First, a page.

These include the following: increasing use of chemotherapy and radiotherapy; more widespread employment of corticosteroids and immunosuppressive agents in inflammatory diseases and organ transplantation; greater survival of predisposed patients (including the elderly), as well as those with cancer, diabetes, major organ failure, or granulocytopenia; and the increased use of invasive devices, such as surgical prostheses, inhalation equipment, and intravenous and urinary catheters.’ The dynamic process leading to increased numbers of cases of sepsis, therefore, consists of an antibiotic usage pattern that promotes emergence of resistant Gram-negative strains, coupled with expanded exposure to risk factors that encourage bacterial colonization.
Signs and Symptoms
The principal signs and symptoms of sepsis syndrome are reflected in the inclusion criteria we established for a major prospective intervention study (Table 2). These include fever or hypothermia, tachycardia, tachypnea, clinical evidence of an infection site, and inadequate organ perfusion or dysfunction as expressed by at least one of the following: poor or altered cerebral function, hypoxemia, elevated plasma lactate level, or oliguria.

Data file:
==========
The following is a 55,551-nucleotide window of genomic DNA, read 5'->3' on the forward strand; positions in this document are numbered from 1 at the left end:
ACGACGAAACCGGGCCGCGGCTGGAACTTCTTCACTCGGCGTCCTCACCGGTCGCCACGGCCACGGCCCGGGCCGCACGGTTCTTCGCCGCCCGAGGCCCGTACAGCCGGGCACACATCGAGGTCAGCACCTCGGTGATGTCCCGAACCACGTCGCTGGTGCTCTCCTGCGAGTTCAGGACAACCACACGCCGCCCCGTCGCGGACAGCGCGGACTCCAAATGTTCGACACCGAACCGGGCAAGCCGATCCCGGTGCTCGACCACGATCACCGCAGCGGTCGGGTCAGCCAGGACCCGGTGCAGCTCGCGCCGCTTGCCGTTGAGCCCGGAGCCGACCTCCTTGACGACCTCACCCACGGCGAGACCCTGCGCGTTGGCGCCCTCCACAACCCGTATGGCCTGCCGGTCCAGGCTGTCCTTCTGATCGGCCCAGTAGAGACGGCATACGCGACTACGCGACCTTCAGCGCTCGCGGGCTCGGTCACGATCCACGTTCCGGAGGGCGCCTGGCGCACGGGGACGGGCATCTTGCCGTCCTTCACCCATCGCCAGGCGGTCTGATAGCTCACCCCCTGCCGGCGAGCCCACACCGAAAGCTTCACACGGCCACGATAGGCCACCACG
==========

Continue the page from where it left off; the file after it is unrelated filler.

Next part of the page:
Table 2—Criteria for Sepsis Syndrome

Clinical evidence of infection
Rectal temperature >38.3°C or <35.5°C
Tachycardia (>90 beats/min)
Tachypnea (>20 breaths/min while spontaneously breathing)
At least one of the following manifestations of inadequate organ (unction/perfusion:
Alteration in mental status
Hypoxemia (Pa02 <72 mm Hg breathing room air) (overt pulmonary disease not direct cause of hypoxemia)
Elevated plasma lactate level
Oliguria (urine output <30 ml or 0.5 ml/kg for at least 1 h)